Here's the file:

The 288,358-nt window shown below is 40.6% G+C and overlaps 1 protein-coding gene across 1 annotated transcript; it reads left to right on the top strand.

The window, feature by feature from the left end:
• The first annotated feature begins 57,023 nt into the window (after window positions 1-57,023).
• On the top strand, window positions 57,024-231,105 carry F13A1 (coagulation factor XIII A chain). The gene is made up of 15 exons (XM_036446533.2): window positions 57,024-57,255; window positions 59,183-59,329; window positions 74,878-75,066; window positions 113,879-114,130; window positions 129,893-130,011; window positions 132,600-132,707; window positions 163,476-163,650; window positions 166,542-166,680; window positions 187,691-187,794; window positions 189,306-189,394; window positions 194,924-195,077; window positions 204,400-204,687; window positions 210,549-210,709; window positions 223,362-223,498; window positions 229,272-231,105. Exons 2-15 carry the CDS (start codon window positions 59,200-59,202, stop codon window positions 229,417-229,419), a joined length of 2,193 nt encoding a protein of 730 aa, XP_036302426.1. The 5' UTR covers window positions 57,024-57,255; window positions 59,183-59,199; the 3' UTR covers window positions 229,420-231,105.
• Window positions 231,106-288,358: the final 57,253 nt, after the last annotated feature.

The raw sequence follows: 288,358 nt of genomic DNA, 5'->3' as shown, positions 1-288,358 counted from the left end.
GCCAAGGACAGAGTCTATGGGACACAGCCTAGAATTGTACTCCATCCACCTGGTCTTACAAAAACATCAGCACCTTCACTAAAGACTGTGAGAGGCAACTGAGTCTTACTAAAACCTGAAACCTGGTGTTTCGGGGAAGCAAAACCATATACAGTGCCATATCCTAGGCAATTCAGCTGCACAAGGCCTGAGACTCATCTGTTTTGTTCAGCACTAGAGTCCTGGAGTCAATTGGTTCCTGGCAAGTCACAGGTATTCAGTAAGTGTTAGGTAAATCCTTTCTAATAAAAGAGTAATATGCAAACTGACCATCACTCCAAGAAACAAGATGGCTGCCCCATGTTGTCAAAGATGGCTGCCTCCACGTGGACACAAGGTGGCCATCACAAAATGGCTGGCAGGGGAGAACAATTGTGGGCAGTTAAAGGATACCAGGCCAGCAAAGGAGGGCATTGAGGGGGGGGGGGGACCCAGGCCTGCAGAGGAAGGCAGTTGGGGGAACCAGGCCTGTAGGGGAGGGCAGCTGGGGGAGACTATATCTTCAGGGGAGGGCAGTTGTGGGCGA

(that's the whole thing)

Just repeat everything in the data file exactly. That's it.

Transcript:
The 288,358-nt window shown below is 40.6% G+C and overlaps 1 protein-coding gene across 1 annotated transcript; it reads left to right on the top strand.

The window, feature by feature from the left end:
• The first annotated feature begins 57,023 nt into the window (after window positions 1-57,023).
• On the top strand, window positions 57,024-231,105 carry F13A1 (coagulation factor XIII A chain). The gene is made up of 15 exons (XM_036446533.2): window positions 57,024-57,255; window positions 59,183-59,329; window positions 74,878-75,066; window positions 113,879-114,130; window positions 129,893-130,011; window positions 132,600-132,707; window positions 163,476-163,650; window positions 166,542-166,680; window positions 187,691-187,794; window positions 189,306-189,394; window positions 194,924-195,077; window positions 204,400-204,687; window positions 210,549-210,709; window positions 223,362-223,498; window positions 229,272-231,105. Exons 2-15 carry the CDS (start codon window positions 59,200-59,202, stop codon window positions 229,417-229,419), a joined length of 2,193 nt encoding a protein of 730 aa, XP_036302426.1. The 5' UTR covers window positions 57,024-57,255; window positions 59,183-59,199; the 3' UTR covers window positions 229,420-231,105.
• Window positions 231,106-288,358: the final 57,253 nt, after the last annotated feature.

The raw sequence follows: 288,358 nt of genomic DNA, 5'->3' as shown, positions 1-288,358 counted from the left end.
GCCAAGGACAGAGTCTATGGGACACAGCCTAGAATTGTACTCCATCCACCTGGTCTTACAAAAACATCAGCACCTTCACTAAAGACTGTGAGAGGCAACTGAGTCTTACTAAAACCTGAAACCTGGTGTTTCGGGGAAGCAAAACCATATACAGTGCCATATCCTAGGCAATTCAGCTGCACAAGGCCTGAGACTCATCTGTTTTGTTCAGCACTAGAGTCCTGGAGTCAATTGGTTCCTGGCAAGTCACAGGTATTCAGTAAGTGTTAGGTAAATCCTTTCTAATAAAAGAGTAATATGCAAACTGACCATCACTCCAAGAAACAAGATGGCTGCCCCATGTTGTCAAAGATGGCTGCCTCCACGTGGACACAAGGTGGCCATCACAAAATGGCTGGCAGGGGAGAACAATTGTGGGCAGTTAAAGGATACCAGGCCAGCAAAGGAGGGCATTGAGGGGGGGGGGGGACCCAGGCCTGCAGAGGAAGGCAGTTGGGGGAACCAGGCCTGTAGGGGAGGGCAGCTGGGGGAGACTATATCTTCAGGGGAGGGCAGTTGTGGGCGA